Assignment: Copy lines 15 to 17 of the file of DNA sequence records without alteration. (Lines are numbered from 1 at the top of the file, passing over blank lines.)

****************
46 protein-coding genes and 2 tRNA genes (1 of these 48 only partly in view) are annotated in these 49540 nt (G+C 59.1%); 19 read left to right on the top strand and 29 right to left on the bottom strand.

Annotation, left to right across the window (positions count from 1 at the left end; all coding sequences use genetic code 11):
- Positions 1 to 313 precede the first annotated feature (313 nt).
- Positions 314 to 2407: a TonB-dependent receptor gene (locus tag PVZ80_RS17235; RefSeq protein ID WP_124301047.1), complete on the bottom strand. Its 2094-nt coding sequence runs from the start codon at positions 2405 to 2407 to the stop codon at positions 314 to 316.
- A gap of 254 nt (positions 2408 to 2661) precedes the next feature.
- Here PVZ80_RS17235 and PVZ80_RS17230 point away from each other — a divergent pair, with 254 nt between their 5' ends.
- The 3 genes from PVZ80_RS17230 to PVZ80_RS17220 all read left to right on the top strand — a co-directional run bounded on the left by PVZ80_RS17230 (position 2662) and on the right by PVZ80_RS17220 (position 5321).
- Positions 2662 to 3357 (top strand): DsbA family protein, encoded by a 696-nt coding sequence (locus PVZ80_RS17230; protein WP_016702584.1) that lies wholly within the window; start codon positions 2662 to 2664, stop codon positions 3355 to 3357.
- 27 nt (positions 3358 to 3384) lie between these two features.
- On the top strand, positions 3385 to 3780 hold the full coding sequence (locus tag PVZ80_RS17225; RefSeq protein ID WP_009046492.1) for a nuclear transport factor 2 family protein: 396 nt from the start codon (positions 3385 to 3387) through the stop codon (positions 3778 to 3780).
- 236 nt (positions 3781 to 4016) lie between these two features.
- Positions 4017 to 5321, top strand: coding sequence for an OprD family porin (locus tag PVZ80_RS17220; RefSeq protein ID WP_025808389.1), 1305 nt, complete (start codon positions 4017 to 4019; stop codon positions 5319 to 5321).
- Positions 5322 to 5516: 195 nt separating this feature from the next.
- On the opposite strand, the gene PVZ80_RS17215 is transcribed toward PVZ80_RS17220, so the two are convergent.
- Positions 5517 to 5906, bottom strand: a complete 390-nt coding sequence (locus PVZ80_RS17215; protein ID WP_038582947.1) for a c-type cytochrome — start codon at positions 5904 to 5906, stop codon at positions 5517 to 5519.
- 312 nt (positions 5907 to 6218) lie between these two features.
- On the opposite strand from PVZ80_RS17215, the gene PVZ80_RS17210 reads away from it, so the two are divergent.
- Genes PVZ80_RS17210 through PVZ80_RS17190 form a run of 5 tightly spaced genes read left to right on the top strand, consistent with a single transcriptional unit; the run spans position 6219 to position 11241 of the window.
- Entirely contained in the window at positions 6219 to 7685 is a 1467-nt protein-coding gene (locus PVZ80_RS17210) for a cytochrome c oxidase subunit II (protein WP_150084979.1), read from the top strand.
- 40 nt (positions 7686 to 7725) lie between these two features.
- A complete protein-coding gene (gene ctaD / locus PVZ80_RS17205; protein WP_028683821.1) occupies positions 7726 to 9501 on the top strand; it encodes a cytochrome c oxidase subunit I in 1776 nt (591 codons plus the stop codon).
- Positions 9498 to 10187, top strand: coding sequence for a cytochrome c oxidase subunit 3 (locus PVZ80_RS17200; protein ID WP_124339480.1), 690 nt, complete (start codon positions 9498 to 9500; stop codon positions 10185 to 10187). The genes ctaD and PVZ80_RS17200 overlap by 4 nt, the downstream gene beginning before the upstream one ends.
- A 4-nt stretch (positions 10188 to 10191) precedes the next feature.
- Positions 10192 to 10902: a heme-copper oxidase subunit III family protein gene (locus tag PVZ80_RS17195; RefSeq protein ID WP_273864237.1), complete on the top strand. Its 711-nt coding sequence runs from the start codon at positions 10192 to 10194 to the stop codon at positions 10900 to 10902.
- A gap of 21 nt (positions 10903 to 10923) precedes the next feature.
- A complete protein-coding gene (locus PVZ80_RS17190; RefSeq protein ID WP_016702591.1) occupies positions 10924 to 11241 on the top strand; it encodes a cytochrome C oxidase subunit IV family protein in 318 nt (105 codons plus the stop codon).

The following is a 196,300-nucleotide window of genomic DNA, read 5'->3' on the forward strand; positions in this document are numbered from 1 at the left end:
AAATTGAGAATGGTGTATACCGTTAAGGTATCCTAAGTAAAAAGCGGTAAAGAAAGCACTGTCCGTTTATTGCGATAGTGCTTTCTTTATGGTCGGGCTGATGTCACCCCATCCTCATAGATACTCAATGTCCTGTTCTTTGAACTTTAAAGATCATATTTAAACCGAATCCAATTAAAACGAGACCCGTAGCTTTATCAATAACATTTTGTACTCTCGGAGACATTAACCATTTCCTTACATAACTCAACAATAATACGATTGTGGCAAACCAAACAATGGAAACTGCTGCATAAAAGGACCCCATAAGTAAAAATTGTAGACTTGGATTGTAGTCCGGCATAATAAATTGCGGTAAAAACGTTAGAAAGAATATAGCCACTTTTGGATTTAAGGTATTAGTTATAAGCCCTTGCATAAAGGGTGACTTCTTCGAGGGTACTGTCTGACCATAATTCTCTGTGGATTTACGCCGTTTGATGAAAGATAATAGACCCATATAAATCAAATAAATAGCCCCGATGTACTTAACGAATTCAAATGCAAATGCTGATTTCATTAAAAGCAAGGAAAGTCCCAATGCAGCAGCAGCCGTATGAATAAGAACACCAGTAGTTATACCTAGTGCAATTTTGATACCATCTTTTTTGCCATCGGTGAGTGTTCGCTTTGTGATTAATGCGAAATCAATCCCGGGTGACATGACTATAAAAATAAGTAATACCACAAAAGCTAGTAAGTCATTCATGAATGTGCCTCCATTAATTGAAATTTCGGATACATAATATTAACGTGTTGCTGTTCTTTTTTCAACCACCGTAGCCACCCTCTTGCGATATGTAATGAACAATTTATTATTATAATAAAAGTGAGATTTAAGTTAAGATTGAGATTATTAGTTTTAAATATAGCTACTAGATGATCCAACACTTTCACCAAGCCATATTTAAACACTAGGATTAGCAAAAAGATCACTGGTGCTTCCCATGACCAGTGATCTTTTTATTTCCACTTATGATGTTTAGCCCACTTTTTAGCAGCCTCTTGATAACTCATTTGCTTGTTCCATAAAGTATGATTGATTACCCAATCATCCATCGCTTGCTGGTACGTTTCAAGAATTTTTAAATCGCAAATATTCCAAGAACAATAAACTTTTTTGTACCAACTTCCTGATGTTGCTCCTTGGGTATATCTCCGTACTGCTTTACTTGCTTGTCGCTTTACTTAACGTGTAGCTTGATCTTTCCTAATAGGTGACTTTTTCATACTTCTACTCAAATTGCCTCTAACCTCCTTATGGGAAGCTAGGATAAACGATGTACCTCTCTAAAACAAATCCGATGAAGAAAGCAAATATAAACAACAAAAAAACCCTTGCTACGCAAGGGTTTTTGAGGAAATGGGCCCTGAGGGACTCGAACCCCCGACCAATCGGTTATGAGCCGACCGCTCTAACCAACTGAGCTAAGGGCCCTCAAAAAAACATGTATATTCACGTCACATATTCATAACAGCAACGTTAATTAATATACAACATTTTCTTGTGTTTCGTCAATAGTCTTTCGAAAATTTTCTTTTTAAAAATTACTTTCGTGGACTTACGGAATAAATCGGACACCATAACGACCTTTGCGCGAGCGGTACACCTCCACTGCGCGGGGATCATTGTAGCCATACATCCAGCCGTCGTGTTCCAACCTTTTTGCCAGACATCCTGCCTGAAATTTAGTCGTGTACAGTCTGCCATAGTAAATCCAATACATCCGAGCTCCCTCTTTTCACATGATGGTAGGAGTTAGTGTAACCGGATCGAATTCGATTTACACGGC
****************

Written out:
- Positions 5517 to 5906, bottom strand: a complete 390-nt coding sequence (locus PVZ80_RS17215; protein ID WP_038582947.1) for a c-type cytochrome — start codon at positions 5904 to 5906, stop codon at positions 5517 to 5519.
- 312 nt (positions 5907 to 6218) lie between these two features.
- On the opposite strand from PVZ80_RS17215, the gene PVZ80_RS17210 reads away from it, so the two are divergent.